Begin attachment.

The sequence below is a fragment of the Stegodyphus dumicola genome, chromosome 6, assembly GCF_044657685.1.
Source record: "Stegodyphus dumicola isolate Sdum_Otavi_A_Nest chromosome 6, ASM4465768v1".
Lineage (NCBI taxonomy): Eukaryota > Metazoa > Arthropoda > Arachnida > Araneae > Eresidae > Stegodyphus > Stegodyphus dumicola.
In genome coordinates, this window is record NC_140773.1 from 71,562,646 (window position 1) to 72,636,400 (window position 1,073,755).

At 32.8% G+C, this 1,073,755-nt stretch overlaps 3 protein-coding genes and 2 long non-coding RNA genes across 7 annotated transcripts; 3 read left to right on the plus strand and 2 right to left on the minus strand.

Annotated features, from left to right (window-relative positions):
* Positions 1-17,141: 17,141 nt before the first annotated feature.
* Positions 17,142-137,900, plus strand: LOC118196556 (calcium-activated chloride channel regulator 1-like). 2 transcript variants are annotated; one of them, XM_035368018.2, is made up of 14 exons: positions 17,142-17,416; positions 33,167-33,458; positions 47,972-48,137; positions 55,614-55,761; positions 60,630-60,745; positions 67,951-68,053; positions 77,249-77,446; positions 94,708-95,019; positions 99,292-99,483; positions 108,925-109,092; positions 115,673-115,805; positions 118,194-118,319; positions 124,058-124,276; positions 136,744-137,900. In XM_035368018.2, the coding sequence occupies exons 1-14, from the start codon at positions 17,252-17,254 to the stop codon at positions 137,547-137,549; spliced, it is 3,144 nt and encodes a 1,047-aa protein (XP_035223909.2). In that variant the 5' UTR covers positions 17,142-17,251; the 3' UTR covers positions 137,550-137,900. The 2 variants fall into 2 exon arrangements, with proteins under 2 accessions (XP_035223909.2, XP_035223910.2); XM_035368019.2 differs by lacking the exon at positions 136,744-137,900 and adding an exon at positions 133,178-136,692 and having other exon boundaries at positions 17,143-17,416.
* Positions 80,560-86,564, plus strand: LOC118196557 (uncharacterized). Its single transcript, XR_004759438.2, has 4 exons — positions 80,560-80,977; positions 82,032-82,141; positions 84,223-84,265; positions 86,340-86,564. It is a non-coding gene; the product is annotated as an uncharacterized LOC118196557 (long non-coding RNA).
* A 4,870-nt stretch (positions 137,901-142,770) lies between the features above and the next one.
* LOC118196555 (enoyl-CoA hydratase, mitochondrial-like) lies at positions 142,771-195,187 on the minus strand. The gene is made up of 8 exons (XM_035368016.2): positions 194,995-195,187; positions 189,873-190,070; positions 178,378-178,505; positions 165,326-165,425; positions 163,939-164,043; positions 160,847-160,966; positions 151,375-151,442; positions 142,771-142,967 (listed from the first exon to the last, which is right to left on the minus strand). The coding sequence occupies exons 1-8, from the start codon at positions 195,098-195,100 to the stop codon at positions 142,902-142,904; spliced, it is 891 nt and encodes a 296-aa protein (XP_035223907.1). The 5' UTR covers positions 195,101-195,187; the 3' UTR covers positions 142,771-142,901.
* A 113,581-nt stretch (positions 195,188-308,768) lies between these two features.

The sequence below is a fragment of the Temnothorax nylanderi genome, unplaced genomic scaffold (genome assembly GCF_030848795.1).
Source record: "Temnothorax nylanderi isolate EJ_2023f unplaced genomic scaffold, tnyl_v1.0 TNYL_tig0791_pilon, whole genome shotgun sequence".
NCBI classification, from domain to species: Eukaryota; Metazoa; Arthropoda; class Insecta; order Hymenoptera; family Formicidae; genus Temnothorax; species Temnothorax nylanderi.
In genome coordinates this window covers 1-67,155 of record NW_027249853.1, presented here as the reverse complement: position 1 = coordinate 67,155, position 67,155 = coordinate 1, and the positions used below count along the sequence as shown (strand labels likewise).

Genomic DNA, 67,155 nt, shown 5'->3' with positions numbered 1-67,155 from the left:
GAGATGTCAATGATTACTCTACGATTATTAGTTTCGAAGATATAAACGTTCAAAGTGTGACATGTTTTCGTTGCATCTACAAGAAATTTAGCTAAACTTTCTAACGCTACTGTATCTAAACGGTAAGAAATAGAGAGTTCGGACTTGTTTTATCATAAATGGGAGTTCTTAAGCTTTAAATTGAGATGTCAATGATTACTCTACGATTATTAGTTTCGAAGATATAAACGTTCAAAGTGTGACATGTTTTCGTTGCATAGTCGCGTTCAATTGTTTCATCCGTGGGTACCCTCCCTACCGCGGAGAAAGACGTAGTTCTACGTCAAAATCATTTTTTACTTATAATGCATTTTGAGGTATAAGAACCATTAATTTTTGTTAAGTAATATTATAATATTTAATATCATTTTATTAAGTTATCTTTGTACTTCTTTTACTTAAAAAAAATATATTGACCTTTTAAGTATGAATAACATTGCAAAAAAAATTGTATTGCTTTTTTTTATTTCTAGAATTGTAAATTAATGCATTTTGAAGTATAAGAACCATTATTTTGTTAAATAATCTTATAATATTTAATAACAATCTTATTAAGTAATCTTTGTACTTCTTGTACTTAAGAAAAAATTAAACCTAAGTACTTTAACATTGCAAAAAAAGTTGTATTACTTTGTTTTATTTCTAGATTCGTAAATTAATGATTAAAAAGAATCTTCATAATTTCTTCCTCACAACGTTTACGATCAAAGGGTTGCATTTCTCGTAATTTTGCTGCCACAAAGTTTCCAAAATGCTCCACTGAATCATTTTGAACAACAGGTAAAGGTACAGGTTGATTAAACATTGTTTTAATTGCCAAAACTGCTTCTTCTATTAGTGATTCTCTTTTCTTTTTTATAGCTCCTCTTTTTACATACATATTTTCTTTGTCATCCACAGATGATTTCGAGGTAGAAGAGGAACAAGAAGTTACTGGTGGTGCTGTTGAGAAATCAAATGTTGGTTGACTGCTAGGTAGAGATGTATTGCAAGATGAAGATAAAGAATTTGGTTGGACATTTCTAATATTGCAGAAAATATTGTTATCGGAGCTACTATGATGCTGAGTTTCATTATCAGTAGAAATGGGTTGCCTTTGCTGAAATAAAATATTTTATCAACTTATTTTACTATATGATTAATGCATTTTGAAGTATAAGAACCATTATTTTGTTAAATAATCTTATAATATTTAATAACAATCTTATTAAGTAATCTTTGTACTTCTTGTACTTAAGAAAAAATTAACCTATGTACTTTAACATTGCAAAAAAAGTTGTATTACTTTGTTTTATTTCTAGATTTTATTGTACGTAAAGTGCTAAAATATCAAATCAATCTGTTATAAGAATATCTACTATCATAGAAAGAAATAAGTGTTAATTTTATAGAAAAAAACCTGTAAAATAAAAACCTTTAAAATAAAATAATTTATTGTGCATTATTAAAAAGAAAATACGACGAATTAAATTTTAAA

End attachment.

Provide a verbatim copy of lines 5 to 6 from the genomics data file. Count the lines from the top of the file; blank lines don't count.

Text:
At 32.8% G+C, this 1,073,755-nt stretch overlaps 3 protein-coding genes and 2 long non-coding RNA genes across 7 annotated transcripts; 3 read left to right on the plus strand and 2 right to left on the minus strand.

Annotated features, from left to right (window-relative positions):